In a scenario outlined in The Australian (19 May 2006 p.7) a typical dairy farm would hold water rights to more than 400 megalitres – worth about $480,000 with water priced at about $1200/ML.
Constraints on water allocation and saleability: But under market rules only 4 per cent of the total water in any irrigation district can be sold and there can be no increase in the overall amount of water allocated to irrigation, to ensure environmental flows are preserved.
Pro rata flow-through of limitations: Moreover traded water rights will only be as good as the conditions in the catchment of origin. This means, for example, that if a Victorian farmer buys a water right from a farmer alongside the Darling River and the overall Darling water allocation is halved during a drought, then so, too, is the right that the Victorian purchased.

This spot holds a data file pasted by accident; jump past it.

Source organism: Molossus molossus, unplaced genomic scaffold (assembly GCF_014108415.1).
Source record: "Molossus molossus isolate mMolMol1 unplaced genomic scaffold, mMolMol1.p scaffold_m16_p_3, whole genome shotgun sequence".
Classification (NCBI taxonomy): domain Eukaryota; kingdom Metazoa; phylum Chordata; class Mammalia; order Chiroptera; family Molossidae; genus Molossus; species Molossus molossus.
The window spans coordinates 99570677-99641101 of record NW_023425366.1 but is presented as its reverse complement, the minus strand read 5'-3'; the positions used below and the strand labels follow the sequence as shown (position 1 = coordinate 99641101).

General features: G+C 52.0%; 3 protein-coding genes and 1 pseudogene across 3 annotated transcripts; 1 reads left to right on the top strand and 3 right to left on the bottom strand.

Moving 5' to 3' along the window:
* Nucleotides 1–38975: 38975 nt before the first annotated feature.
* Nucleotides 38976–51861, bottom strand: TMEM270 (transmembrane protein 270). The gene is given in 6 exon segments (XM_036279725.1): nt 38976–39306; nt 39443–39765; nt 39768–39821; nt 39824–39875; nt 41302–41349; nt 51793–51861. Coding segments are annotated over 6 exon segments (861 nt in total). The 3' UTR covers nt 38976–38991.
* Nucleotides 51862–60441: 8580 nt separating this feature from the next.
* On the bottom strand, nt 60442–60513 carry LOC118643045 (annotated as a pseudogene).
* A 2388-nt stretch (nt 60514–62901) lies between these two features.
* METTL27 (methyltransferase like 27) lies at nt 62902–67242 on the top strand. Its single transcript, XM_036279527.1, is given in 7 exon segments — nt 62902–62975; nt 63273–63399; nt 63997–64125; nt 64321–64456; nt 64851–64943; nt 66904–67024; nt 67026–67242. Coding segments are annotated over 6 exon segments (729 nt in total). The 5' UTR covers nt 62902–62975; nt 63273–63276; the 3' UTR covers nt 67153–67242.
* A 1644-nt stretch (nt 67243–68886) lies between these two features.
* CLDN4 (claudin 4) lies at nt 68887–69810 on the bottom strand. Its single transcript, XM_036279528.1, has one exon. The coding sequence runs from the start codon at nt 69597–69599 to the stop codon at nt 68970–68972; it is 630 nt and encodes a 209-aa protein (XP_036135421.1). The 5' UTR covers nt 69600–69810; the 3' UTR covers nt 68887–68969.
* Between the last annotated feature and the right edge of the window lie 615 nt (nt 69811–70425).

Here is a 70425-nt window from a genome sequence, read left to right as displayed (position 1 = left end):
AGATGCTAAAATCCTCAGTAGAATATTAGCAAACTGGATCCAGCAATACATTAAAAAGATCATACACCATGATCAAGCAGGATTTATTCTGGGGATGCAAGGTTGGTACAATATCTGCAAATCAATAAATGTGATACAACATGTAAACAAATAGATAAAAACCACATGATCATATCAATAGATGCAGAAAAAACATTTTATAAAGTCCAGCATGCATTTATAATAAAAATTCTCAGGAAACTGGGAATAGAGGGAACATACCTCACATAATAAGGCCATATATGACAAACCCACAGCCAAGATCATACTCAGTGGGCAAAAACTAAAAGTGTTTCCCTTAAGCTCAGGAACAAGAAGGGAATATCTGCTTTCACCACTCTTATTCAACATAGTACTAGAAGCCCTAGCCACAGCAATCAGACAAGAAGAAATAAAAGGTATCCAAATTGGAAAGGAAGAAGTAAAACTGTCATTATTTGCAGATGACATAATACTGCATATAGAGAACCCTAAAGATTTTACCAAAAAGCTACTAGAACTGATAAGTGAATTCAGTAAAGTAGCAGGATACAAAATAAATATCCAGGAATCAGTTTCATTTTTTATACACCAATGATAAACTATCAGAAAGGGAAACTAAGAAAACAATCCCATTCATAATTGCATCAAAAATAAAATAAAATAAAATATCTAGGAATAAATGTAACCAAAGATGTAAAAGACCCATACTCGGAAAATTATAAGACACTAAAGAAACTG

Vic-SA trial pays dividends: A trial water-trading scheme has been operating along the Murray in northwest Victoria and South Australia and has been credited with creating the massive expansion in horticulture in the Sunraysia and Riverland regions.